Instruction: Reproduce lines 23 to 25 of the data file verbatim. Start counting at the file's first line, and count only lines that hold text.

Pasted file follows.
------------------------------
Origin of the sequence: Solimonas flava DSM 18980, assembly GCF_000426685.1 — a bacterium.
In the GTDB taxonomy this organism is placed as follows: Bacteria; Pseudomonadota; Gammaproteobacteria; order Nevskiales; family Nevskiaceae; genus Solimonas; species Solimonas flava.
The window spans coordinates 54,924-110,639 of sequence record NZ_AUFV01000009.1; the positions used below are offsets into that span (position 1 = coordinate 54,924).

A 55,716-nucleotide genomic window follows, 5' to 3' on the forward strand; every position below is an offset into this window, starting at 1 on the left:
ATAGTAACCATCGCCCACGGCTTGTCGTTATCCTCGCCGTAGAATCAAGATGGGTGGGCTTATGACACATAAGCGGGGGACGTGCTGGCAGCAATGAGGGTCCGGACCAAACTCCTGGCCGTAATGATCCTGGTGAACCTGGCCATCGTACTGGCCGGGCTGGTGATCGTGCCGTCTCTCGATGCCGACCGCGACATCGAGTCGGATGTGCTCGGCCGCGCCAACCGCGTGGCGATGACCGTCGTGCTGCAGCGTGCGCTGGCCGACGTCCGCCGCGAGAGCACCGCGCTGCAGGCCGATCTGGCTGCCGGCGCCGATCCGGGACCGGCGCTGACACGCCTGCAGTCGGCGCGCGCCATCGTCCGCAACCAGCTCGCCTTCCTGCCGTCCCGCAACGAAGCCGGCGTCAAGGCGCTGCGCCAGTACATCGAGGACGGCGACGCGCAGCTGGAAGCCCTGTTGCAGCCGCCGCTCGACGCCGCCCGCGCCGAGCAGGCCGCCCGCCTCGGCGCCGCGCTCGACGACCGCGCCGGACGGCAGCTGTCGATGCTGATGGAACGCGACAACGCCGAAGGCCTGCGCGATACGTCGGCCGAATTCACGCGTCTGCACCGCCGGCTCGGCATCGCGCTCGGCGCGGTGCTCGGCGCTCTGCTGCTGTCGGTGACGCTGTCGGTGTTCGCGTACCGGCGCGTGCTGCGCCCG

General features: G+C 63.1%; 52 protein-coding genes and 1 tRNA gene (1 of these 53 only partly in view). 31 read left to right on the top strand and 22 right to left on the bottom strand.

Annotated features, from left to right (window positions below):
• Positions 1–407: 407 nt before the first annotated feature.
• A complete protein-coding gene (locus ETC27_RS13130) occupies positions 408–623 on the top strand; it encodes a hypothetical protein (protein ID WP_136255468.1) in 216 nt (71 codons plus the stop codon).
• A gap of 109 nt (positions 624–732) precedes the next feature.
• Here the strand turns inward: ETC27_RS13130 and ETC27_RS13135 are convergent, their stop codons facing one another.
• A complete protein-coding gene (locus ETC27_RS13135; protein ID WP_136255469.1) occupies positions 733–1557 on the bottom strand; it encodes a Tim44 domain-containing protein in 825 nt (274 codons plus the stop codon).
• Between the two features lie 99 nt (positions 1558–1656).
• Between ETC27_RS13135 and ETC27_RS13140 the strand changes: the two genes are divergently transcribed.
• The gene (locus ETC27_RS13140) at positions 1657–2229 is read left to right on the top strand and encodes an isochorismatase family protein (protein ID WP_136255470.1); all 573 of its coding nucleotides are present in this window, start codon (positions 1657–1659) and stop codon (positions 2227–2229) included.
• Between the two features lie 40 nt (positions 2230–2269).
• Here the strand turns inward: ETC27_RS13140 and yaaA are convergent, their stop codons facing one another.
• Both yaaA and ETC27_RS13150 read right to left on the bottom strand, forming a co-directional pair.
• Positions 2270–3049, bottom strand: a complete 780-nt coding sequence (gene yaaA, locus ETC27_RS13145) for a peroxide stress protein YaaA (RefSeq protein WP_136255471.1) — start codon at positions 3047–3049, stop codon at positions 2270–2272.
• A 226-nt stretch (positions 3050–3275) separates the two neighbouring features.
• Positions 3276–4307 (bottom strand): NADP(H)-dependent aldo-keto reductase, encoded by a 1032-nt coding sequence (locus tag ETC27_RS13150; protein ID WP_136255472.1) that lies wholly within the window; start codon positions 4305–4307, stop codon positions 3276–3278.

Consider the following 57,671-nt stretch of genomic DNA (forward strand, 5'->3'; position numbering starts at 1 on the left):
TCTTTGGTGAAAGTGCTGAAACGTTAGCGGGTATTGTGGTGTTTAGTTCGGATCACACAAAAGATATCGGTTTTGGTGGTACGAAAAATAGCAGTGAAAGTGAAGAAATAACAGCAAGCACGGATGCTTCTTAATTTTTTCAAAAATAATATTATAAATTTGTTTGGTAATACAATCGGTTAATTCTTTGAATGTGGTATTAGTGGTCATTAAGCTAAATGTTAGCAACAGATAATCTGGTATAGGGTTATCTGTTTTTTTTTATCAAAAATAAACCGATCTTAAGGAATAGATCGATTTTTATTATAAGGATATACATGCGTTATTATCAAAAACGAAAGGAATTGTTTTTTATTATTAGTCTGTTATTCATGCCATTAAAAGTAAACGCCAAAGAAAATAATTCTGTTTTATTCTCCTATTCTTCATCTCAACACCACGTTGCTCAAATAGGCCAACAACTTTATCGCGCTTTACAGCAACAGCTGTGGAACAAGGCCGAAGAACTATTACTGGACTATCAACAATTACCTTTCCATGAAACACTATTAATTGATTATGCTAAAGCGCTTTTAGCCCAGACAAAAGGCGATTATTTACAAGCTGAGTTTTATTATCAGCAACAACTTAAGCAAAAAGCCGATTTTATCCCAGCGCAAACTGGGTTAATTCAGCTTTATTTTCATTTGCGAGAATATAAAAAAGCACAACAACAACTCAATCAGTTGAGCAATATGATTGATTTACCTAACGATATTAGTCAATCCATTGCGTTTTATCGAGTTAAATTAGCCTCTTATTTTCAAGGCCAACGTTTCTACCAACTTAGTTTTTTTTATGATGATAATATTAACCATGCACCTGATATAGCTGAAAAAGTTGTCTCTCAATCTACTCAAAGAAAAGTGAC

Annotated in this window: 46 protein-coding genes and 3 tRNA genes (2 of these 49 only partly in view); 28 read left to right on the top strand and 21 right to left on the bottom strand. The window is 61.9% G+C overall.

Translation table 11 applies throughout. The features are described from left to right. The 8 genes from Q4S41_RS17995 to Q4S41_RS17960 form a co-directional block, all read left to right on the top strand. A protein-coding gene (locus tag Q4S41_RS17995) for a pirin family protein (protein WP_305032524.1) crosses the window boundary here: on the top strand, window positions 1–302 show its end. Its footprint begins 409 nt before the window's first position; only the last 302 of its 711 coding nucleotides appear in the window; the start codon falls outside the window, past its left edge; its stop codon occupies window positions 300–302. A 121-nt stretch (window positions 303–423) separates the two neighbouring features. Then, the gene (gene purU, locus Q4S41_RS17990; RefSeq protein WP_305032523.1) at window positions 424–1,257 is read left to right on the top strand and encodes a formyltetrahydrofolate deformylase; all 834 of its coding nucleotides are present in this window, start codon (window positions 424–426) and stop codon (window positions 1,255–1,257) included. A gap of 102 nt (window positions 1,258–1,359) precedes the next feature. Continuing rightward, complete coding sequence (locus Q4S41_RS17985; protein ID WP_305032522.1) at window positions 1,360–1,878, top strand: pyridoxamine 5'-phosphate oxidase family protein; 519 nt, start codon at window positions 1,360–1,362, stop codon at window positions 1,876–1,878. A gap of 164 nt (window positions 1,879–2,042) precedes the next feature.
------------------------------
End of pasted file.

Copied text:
TCTTTGGTGAAAGTGCTGAAACGTTAGCGGGTATTGTGGTGTTTAGTTCGGATCACACAAAAGATATCGGTTTTGGTGGTACGAAAAATAGCAGTGAAAGTGAAGAAATAACAGCAAGCACGGATGCTTCTTAATTTTTTCAAAAATAATATTATAAATTTGTTTGGTAATACAATCGGTTAATTCTTTGAATGTGGTATTAGTGGTCATTAAGCTAAATGTTAGCAACAGATAATCTGGTATAGGGTTATCTGTTTTTTTTTATCAAAAATAAACCGATCTTAAGGAATAGATCGATTTTTATTATAAGGATATACATGCGTTATTATCAAAAACGAAAGGAATTGTTTTTTATTATTAGTCTGTTATTCATGCCATTAAAAGTAAACGCCAAAGAAAATAATTCTGTTTTATTCTCCTATTCTTCATCTCAACACCACGTTGCTCAAATAGGCCAACAACTTTATCGCGCTTTACAGCAACAGCTGTGGAACAAGGCCGAAGAACTATTACTGGACTATCAACAATTACCTTTCCATGAAACACTATTAATTGATTATGCTAAAGCGCTTTTAGCCCAGACAAAAGGCGATTATTTACAAGCTGAGTTTTATTATCAGCAACAACTTAAGCAAAAAGCCGATTTTATCCCAGCGCAAACTGGGTTAATTCAGCTTTATTTTCATTTGCGAGAATATAAAAAAGCACAACAACAACTCAATCAGTTGAGCAATATGATTGATTTACCTAACGATATTAGTCAATCCATTGCGTTTTATCGAGTTAAATTAGCCTCTTATTTTCAAGGCCAACGTTTCTACCAACTTAGTTTTTTTTATGATGATAATATTAACCATGCACCTGATATAGCTGAAAAAGTTGTCTCTCAATCTACTCAAAGAAAAGTGAC

Annotated in this window: 46 protein-coding genes and 3 tRNA genes (2 of these 49 only partly in view); 28 read left to right on the top strand and 21 right to left on the bottom strand. The window is 61.9% G+C overall.

Translation table 11 applies throughout. The features are described from left to right. The 8 genes from Q4S41_RS17995 to Q4S41_RS17960 form a co-directional block, all read left to right on the top strand. A protein-coding gene (locus tag Q4S41_RS17995) for a pirin family protein (protein WP_305032524.1) crosses the window boundary here: on the top strand, window positions 1–302 show its end. Its footprint begins 409 nt before the window's first position; only the last 302 of its 711 coding nucleotides appear in the window; the start codon falls outside the window, past its left edge; its stop codon occupies window positions 300–302. A 121-nt stretch (window positions 303–423) separates the two neighbouring features. Then, the gene (gene purU, locus Q4S41_RS17990; RefSeq protein WP_305032523.1) at window positions 424–1,257 is read left to right on the top strand and encodes a formyltetrahydrofolate deformylase; all 834 of its coding nucleotides are present in this window, start codon (window positions 424–426) and stop codon (window positions 1,255–1,257) included. A gap of 102 nt (window positions 1,258–1,359) precedes the next feature. Continuing rightward, complete coding sequence (locus Q4S41_RS17985; protein ID WP_305032522.1) at window positions 1,360–1,878, top strand: pyridoxamine 5'-phosphate oxidase family protein; 519 nt, start codon at window positions 1,360–1,362, stop codon at window positions 1,876–1,878. A gap of 164 nt (window positions 1,879–2,042) precedes the next feature.